A hot dog vendor? He didn’t ask.


Something shifted as he made his way uptown. Some piece of vehicular flotsam broke loose and traffic flowed freely now, drivers accelerating to take advantage of the clearing. Benny grasped the handle of a passing checkered cab and hitched a ride. He free-wheeled in the draft of the taxi, purloining machine-powered propulsion for a moment before breaking  free to carve a wide turn away from the harsh glare of the city and across the threshold of Central Park.


The next day Larry explained that Glenn was his brother. “He’s had trouble in his life. Things haven’t gone so well for him … and when he’s down, he drinks too much. I have some friends who took him in and I thought he was doing really good there until … well, you saw him here yesterday.”

“The guy with the cart? That’s who was looking after him?”

“No. Darryl’s just a contact.”

Benny wondered at that … a contact? He worried that Larry and his brother were mixed up in something bad.

“It’s complicated, Benny,” Larry replied obviously sensing his concern. “I wish I could tell you more …” He picked up an envelope from his repair bench and handed it to him. “Would you mind delivering this back to the cart? He’s not ready to go back but he wants them to know  he feels bad about leaving and making them worry.”

“Sure,” Benny replied, taking the envelope. “Will there be a reply?” he asked.

“I’m sure he’s hoping for one.”

“I’ll check back, then.”


He pedaled into the park. It was dark now, but neat rows of lamp posts lit the path. He could probably make the ride blindfolded anyway. Every flaw of the city’s surface telegraphed through steel alloy tubes as he peddled daily over the asphalt veneer. He knew the feel of his routes. And this was a route he had traveled many time.


There was a reply to Glenn’s letter - and a second message. The additional message was to an address not far off his regular route, so he delivered it. The recipient thanked him without batting an eye. He didn’t know what he had expected, maybe a secret handshake or something. The man did ask what he owed him. Flustered, he said he didn’t owe him anything.

“What’s this all about, Larry?” he asked when he delivered Glenn’s reply. “Are you guys in some sort of trouble?”

“No, no trouble,” Larry responded. “These people … these friends of mine … what they’re doing matters and I help them when I can … a lot of people do.”

“By doing things like delivering messages ...”

“Whatever’s needed.”

“OK.” He could tell this was important to Larry and that he wanted him to help.  He owed him that least that. So he kept going back and he kept delivering the messages. He was curious, though.


He paused as two cabs raced down the 79th Street Transverse before crossing the road, continuing north. He regained his momentum and settled into a groove, veering left, opting for a hard-packed pedestrian path over the main route through the park. Pedestrians always found the shortest routes and there isn’t anywhere they go I can’t go. He stood on the pedals in practiced balance as he bumped down a short flight of stone steps.


A few weeks later, Glenn returned home, wherever home was. “Will there be more messages?” he had asked Larry on learning of Glenn’s departure.

“Glenn will want to keep in touch …”

So he had gone back to them, he deduced.  “And the others?”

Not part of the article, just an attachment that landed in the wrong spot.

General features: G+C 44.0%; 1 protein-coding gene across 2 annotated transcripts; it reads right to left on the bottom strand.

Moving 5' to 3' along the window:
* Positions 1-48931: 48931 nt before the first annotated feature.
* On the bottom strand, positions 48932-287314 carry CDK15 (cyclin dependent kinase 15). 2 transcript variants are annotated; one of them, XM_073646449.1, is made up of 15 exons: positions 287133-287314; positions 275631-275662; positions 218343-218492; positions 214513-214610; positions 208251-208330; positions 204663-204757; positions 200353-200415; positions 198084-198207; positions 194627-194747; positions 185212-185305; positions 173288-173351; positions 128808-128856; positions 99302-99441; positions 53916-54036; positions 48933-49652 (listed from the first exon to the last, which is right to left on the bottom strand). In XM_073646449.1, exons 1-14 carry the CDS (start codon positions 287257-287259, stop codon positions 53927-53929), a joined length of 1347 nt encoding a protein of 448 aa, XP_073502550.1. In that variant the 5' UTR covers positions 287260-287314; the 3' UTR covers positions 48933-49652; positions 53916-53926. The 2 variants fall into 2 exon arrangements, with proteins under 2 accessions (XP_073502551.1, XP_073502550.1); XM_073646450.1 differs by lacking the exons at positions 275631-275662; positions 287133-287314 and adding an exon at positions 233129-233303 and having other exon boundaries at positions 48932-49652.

“The others?”

“The messages … all of the other messages. There’ve been a lot lately.” He was getting frustrated.  The volume had increased and some of the addresses were in remote parts of the city. “Who are all these people, Larry?” 

“I can’t tell you,” he replied.  “Benny … you’re helping … I can tell you what you’re doing does help them -- “

“Helps who?” he asked.  “Glenn and who else?”

Larry shook his head. “I can’t say.  I’m sorry … it’s a promise I made …”

Benny raised a hand to silence him. He didn’t want Larry to tell him something he shouldn’t. He didn’t need to know. He’d keep going back to the cart and keep delivering.

Then one day there was a note: Benny, Show this to Larry and ask him to bring you to me. We’ll explain everything. Glenn.


He made is way to the top of a small hill and skidded to a stop at the point where two paths converged. He could see the faint glow of the entrance ahead. He’d finish the rest of his trek on foot.  


Benny sat and waited. He traced patterns in the dirt floor with his fingers, forming gritty mountains and ravines. Down-time left him fidgety. He heard the sound of approaching footsteps and scrambled to his feet.

“I’m sorry to keep you waiting.”

“No apologies. I’m the one who’s late,” he said. “Have all the kids gone to bed?”

“Zach was sorry to miss tonight’s delivery, but it’s a pleasure for me to have the opportunity to see you.”

The wheel repair had put him way past schedule.  “Did you think I wouldn’t make it?” he asked.

“Not for a minute, Benny,” Vincent replied with a smile. “You never miss.”

No, he never had.



“A test?!?” His voice echoed off the stone walls. He couldn’t believe what he was hearing. He’d imagined all kinds of crazy possibilities about those messages ... who they were to and what they might be about. But … a test?

“Oh, they were real messages,” the old man said, “to Helpers, mainly. Nothing too urgent, of course.” This man, Father, was well-spoken and kind. Fatherly was a good description and Benny assumed that’s where the name came from.

“Helpers … of course.” He was feeling confused and a little annoyed.  Although ... looking around, this wasn’t what he expected, not some hole-in-the-ground hide-away harboring Glenn and a couple of his refugee buddies, but … something else.  Something big. 

“It wasn’t a game, Benny,” Glenn assured him. “They needed a reliable messenger … and we needed to be sure ...”